A report recently released by the United States government indicates that 40 percent of people in this country are obese. 10 percent of them are severely obese. Sadly, those numbers are going up quickly. Between 1999 and 2018, the rate of obesity went up by 12 percent and the number of severely obese people doubled.
Obesity is a serious health problem because it is linked to diseases like diabetes, heart disease, high blood pressure, stroke, and more. Obesity is defined as having a body mass index (BMI) of 30 or higher. Severe obesity is having a BMI of 40 or higher. If your parent is overweight or obese, no matter their age, it’s not too late for them to lose weight and improve their health. Below are some tips that can help older adults to lose weight.
Make Exercise a Regular Part of the Day
Exercise is an important part of weight loss because it helps to burn calories. The only sure-fire way to lose weight is to use up more calories than the senior consumes. Unfortunately, exercise can be more complicated for some seniors because of pain from chronic conditions, such as arthritis. After getting the okay from the doctor, your parent should start slowly. There are many kinds of gentle exercise that burn calories while being easier on the body, such as yoga or swimming.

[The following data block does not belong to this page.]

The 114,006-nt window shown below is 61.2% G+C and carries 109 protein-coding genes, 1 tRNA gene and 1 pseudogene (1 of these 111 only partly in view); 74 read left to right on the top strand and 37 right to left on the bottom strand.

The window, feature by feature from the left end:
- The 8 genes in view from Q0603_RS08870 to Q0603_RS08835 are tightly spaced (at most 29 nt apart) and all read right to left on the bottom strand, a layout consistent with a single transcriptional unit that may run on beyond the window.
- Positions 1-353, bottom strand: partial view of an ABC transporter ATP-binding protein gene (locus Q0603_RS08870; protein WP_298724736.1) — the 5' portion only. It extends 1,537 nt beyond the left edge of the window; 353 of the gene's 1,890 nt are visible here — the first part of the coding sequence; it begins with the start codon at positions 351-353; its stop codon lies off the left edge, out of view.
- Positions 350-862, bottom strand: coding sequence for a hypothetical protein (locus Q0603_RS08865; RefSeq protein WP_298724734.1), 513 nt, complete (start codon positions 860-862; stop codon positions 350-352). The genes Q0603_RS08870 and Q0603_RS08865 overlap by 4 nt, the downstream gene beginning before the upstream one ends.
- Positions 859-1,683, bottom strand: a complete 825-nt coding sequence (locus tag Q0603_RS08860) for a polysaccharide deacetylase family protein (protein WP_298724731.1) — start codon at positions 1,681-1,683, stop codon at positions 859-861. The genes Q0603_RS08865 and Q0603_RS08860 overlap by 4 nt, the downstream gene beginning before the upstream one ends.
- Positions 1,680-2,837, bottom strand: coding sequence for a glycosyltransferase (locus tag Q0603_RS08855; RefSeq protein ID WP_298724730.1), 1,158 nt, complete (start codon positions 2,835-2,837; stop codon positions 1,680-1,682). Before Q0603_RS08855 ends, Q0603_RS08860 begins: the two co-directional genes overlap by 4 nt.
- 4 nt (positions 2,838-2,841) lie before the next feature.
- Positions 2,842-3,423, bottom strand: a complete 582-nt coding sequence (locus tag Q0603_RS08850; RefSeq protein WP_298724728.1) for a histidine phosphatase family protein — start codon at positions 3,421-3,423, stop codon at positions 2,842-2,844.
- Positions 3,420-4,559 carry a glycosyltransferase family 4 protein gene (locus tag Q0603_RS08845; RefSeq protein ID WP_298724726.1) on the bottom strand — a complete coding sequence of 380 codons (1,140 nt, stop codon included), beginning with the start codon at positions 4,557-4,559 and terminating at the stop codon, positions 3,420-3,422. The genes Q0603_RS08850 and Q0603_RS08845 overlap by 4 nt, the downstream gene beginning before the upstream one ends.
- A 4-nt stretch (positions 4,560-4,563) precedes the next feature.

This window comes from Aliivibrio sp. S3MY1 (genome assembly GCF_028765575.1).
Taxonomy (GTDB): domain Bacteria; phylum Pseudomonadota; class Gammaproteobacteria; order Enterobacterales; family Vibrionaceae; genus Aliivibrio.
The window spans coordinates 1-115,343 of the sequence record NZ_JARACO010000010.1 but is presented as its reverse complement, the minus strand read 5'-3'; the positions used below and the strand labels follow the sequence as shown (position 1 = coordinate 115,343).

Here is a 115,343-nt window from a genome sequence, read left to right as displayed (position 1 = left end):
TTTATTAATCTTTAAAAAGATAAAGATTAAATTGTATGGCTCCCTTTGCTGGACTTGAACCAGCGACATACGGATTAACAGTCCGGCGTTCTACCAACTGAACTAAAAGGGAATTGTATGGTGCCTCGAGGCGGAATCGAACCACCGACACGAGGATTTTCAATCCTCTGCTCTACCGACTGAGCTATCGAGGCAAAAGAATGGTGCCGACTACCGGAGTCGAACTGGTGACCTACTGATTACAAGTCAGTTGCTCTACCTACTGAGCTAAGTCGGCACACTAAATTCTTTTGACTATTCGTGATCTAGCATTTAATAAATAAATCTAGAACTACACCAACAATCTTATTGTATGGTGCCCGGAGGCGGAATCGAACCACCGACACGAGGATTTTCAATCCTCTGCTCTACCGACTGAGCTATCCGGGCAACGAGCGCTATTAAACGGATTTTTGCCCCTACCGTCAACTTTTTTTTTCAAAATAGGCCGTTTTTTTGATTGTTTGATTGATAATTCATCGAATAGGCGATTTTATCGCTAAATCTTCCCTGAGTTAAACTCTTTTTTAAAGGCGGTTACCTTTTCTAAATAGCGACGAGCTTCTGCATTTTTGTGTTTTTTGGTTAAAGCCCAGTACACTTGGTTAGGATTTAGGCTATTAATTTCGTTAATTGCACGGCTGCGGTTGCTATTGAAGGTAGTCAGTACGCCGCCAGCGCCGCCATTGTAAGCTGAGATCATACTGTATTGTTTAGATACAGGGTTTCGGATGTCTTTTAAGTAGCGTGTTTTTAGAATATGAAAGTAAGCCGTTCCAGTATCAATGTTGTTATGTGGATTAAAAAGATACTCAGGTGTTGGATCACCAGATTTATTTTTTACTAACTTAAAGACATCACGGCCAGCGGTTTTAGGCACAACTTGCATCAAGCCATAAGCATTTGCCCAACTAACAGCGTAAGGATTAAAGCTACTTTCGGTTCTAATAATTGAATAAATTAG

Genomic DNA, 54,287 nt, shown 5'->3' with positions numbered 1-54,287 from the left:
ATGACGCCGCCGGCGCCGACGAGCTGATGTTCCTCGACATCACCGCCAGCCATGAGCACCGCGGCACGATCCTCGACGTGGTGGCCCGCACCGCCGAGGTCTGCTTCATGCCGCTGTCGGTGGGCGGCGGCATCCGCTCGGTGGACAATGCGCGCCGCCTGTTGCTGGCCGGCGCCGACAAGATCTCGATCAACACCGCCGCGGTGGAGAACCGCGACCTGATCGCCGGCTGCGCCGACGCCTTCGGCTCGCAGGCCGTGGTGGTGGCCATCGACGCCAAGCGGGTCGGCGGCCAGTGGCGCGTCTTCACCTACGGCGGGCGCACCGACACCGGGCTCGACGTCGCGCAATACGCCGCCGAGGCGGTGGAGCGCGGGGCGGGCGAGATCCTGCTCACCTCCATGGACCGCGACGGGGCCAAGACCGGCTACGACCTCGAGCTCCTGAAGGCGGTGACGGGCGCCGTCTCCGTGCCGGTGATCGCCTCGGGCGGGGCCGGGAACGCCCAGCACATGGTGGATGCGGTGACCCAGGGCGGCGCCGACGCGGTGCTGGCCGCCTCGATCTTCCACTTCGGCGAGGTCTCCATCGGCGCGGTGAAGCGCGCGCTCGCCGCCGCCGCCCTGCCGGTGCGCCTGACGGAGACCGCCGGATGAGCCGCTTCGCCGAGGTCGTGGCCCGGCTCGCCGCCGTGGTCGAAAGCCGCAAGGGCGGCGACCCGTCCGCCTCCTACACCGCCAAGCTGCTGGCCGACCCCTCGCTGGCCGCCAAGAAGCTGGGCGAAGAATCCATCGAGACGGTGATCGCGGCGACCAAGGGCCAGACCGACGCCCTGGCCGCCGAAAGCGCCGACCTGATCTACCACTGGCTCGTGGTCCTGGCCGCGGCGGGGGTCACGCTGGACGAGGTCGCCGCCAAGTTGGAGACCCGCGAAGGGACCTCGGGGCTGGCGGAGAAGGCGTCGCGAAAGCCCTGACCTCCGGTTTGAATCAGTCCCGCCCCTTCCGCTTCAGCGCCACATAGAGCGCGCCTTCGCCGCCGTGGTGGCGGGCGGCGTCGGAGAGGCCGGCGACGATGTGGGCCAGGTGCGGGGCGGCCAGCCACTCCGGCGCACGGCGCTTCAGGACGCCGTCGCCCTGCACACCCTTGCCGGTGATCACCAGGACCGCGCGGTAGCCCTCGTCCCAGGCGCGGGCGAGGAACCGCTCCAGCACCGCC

Increase Protein Intake
Dieting can cause muscle loss. To prevent that, seniors should eat more protein. Experts recommend eating a gram of protein for every 2.2 pounds of body weight. Some healthy sources of protein are fish, eggs, and skinless poultry.
Eat Smaller Amounts More Frequently
Eating smaller amounts of food throughout the day instead of eating three big meals can help keep the metabolism running more efficiently. They should eat at least every 3 hours during the day. However, it’s important to still keep the calorie count lower for weight loss. Writing down what the senior eats and the associated calories can help to keep them within their caloric limits.
Senior care can also assist with weight loss. Senior care providers can cook healthy, low-calorie meals. The senior care provider can also serve the meal in portion sizes that are appropriate and not too large. In addition, senior care can help the elder adult to add more physical activity in their day by taking a walk with them and involving them in things at home that gets them moving.